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Identity Crisis

There's honor to putting a name to one's comments.

It is Patch corporate policy that comments are allowed to be submitted with a pseudonym.  Although I did not craft the policy nor do I speak for the editorial staff of the organization, it is my understanding that they believe this policy allows members of the community to speak honestly and freely without fear of personal attacks in return.

I have written this column for an entire year and have received criticism both anonymous and from very pointedly named sources in the comments, in private emails, and phone calls to my home.

I have also been treated to Patch-related commentary while shopping at , and .  

While I do not enjoy being chastised while I try to purchase soccer shoes for my child, my concern about the way in which comments are submitted has nothing to do with the tone of the comments.

Patch is a publication.  As such, the word "public" is crucial to its purpose.  While anonymity is great for love letters of a certain sort, it is highly problematic as a discursive stance. 

Commentary from an unknown critic might encourage honesty but it also divorces the comments from the responsibility the writer has for the words, ideas, and positions stated therein.

It is easy to sit in a room and write with authority when cloaked in the assurance of protection from attribution.  It may be cowardly and childish to lob verbal grenades from behind a stone wall, but the publication permits this behavior and the abuse of the privilege is a forseeable problem.

What I most fear is that the policy of allowing pseudonymous comments stems from a practical problem.  Even if Patch were to require a name to go with each comment, there is no way to compel the writer to use his or her actual name.  Email addresses are as disposable as paper airplanes and almost as easy to create.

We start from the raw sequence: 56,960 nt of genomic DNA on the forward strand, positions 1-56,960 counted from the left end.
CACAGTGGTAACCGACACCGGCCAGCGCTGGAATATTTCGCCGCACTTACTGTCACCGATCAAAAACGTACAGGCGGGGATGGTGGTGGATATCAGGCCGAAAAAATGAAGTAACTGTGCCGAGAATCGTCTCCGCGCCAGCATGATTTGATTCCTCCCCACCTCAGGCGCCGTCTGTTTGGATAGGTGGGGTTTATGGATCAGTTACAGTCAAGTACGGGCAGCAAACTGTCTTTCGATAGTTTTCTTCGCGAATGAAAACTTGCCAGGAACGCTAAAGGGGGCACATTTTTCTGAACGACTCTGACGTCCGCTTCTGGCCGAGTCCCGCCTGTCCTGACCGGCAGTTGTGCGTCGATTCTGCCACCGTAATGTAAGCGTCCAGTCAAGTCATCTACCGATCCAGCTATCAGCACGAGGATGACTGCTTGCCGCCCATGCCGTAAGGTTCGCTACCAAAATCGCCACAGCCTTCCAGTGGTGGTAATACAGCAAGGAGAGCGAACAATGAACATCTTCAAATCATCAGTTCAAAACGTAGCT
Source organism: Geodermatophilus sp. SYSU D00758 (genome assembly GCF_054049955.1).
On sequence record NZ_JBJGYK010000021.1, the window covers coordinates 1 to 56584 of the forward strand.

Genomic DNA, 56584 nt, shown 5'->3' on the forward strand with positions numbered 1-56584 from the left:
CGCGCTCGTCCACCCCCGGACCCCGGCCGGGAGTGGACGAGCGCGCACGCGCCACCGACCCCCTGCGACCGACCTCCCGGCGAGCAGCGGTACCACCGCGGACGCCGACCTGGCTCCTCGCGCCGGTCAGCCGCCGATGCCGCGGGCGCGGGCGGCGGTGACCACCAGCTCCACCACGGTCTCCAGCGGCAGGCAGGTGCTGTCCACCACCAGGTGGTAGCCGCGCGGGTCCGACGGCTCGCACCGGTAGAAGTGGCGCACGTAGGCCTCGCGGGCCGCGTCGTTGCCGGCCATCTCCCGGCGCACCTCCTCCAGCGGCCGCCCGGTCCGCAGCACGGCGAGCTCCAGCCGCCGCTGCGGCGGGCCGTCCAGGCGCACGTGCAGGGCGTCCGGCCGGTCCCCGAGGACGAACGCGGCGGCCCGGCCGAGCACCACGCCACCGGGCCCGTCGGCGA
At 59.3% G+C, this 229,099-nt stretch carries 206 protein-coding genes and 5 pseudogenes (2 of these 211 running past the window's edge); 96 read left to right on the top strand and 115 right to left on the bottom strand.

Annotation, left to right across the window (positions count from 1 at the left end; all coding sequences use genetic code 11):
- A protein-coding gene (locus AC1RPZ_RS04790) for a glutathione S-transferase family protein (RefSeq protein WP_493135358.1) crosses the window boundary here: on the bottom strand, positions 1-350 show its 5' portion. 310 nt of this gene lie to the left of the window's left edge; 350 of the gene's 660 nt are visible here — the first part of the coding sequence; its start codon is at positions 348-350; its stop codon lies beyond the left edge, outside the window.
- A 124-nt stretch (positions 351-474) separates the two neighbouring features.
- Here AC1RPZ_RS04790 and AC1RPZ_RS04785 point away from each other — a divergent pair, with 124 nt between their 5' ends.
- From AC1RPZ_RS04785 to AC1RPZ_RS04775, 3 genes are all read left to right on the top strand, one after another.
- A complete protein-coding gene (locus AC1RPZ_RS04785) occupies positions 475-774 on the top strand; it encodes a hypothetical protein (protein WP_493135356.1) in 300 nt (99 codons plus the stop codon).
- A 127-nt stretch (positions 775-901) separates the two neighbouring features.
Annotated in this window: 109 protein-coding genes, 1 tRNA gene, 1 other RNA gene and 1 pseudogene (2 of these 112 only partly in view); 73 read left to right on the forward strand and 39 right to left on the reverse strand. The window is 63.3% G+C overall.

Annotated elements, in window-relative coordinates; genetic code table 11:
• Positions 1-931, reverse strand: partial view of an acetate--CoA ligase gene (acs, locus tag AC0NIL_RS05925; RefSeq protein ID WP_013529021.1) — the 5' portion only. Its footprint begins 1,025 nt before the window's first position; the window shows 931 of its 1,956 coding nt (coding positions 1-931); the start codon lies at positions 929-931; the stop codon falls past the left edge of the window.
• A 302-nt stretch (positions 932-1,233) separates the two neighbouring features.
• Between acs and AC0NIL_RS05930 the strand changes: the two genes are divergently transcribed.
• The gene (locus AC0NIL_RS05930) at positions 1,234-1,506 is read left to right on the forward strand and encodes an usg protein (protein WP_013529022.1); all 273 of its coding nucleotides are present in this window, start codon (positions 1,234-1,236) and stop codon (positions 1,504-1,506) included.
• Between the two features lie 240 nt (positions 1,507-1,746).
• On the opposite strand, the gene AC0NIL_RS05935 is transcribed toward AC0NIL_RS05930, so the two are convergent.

So, commentators, I suppose the choice is your own.  You reserve the right to remain nameless and untethered to responsibility for your words and readers reserve the right to dismiss you because of it.

Justine van Engen August 16, 2011 at 11:34 AM
Thank you so much, Kelley. I am also glad to hear from teachers that my children are behaving well in public.
Connie Hartke August 16, 2011 at 02:39 PM
I completely discount anything written by cowards who won't admit who they are. Not at all interested in what they have to say.
Richard Holmquist August 16, 2011 at 05:17 PM
I would prefer that Patch disallow anonymous commentary. Maybe it can't be entirely prevented, but neither are including fake swear words (%$@@!!!) or insulting people, which Patch already restricts. There are a few good reasons for permitting anonymous commentary - primarily to encourage minority opinions and eliminate any concerns one might have to speak up - but in practice the policy spirals down into a situation in which intelligent debate is discouraged or drowned out by the bitter and the rude. Just look at most internet message boards, Washington Post commentary and on and on. Patch could set itself apart and make itself even more appealing to readers by compelling commenters to use their own names.
Margaret Perry August 16, 2011 at 06:43 PM
I proudly state my opinion and comments whether they are liked or not or even read. Heck I got free cupcakes by posting with my name. Here here to using our names and being proud to stand behind our words.
Steve L August 16, 2011 at 06:46 PM
Welcome to the internet. Just exercise the powers you have given the Patch Terms of Use. Writing an article such as this only further encourages malicious behavior from those with personal issues because they know they're getting to you. If anonymity is your main issue, you'll have to take it up to corporate. If it's acceptable behavior, reference the TOU.

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